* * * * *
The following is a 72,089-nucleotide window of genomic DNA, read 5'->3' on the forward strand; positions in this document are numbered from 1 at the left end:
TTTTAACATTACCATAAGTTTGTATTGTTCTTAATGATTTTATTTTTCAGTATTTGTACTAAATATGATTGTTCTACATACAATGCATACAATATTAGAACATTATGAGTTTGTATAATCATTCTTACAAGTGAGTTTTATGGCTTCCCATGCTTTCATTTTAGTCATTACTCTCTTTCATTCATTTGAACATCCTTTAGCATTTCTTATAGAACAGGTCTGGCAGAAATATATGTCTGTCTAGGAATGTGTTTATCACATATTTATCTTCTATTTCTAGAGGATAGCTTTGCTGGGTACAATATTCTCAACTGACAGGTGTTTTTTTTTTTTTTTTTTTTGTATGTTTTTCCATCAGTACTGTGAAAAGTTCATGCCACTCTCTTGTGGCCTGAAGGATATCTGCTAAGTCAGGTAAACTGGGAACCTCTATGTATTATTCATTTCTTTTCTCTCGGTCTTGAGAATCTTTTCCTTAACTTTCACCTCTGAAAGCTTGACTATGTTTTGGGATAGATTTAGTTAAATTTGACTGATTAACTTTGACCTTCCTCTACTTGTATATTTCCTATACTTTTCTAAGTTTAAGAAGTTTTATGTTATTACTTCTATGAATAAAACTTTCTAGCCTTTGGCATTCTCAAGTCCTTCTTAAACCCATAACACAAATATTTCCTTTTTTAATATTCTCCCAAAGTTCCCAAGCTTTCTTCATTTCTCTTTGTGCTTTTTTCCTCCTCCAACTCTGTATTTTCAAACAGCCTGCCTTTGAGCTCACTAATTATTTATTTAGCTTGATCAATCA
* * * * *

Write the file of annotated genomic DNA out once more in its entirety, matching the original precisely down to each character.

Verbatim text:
The following is a 72,089-nucleotide window of genomic DNA, read 5'->3' on the forward strand; positions in this document are numbered from 1 at the left end:
TTTTAACATTACCATAAGTTTGTATTGTTCTTAATGATTTTATTTTTCAGTATTTGTACTAAATATGATTGTTCTACATACAATGCATACAATATTAGAACATTATGAGTTTGTATAATCATTCTTACAAGTGAGTTTTATGGCTTCCCATGCTTTCATTTTAGTCATTACTCTCTTTCATTCATTTGAACATCCTTTAGCATTTCTTATAGAACAGGTCTGGCAGAAATATATGTCTGTCTAGGAATGTGTTTATCACATATTTATCTTCTATTTCTAGAGGATAGCTTTGCTGGGTACAATATTCTCAACTGACAGGTGTTTTTTTTTTTTTTTTTTTTGTATGTTTTTCCATCAGTACTGTGAAAAGTTCATGCCACTCTCTTGTGGCCTGAAGGATATCTGCTAAGTCAGGTAAACTGGGAACCTCTATGTATTATTCATTTCTTTTCTCTCGGTCTTGAGAATCTTTTCCTTAACTTTCACCTCTGAAAGCTTGACTATGTTTTGGGATAGATTTAGTTAAATTTGACTGATTAACTTTGACCTTCCTCTACTTGTATATTTCCTATACTTTTCTAAGTTTAAGAAGTTTTATGTTATTACTTCTATGAATAAAACTTTCTAGCCTTTGGCATTCTCAAGTCCTTCTTAAACCCATAACACAAATATTTCCTTTTTTAATATTCTCCCAAAGTTCCCAAGCTTTCTTCATTTCTCTTTGTGCTTTTTTCCTCCTCCAACTCTGTATTTTCAAACAGCCTGCCTTTGAGCTCACTAATTATTTATTTAGCTTGATCAATCA